The World Health Organisation (WHO) chief, Tedros Ghebreyesus has dismissed a suggestion by some scientists that the coronavirus vaccine be tested in Africa.
This comes after two French doctors suggested trials of vaccine in Africa, on a Television debate, to see if a tuberculosis vaccine would prove effective against coronavirus.
Jean-Paul Mira, head of intensive care at Cochin hospital in Paris, said: “If I can be provocative, shouldn’t we be doing this study in Africa, where there are no masks, no treatments, no resuscitation?”
Camille Locht then replied: “You are right. We are currently thinking similarly about a study in Africa regarding the BCG vaccine. There is a proposal that has gone out — or will. We will seriously consider it.”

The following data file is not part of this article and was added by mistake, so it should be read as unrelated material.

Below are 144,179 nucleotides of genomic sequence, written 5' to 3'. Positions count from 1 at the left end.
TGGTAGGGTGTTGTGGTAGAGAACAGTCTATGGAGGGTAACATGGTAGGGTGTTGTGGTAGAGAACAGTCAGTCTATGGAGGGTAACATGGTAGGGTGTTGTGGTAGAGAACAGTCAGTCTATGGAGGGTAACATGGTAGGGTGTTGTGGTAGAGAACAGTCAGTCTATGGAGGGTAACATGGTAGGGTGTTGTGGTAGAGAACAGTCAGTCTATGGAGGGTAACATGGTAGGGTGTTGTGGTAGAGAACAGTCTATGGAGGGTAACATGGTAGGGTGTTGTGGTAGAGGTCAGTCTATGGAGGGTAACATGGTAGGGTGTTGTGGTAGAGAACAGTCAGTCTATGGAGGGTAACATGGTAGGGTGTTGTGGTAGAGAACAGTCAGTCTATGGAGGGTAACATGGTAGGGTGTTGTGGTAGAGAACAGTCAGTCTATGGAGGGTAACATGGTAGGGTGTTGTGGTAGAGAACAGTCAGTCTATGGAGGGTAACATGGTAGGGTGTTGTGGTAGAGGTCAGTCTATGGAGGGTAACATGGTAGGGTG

At a press briefing on Monday, Ghebreyesus said Africa is not a testing ground for any vaccine and described such suggestions as a hangover from the “colonial mentality.”
“On the vaccines issue, there was a comment from some couple of scientists who said the testing ground for the new vaccine should be Africa.
To be honest, I was so appalled. When we need solidarity, these kinds of racist remarks will not help.
“Africa cannot and will not be a testing ground for any vaccine. We will follow all the rules to test any vaccine or therapeutics all over the world using exactly the same rule, whether it is in Europe, Africa or wherever, we will use the same protocol,”
Ghebreyesus said in the video from the press briefing which was shared on his official Twitter handle.
“When we needed solidarity these kind of racist remarks will not help. It goes against the solidarity. Africa will not be a testing ground for any vaccine.” – @DrTedros in response to two French doctors suggesting a potential vaccine be trialed in Africa. pic.twitter.com/ECS9F1baPq
— Barry Malone (@malonebarry) April 6, 2020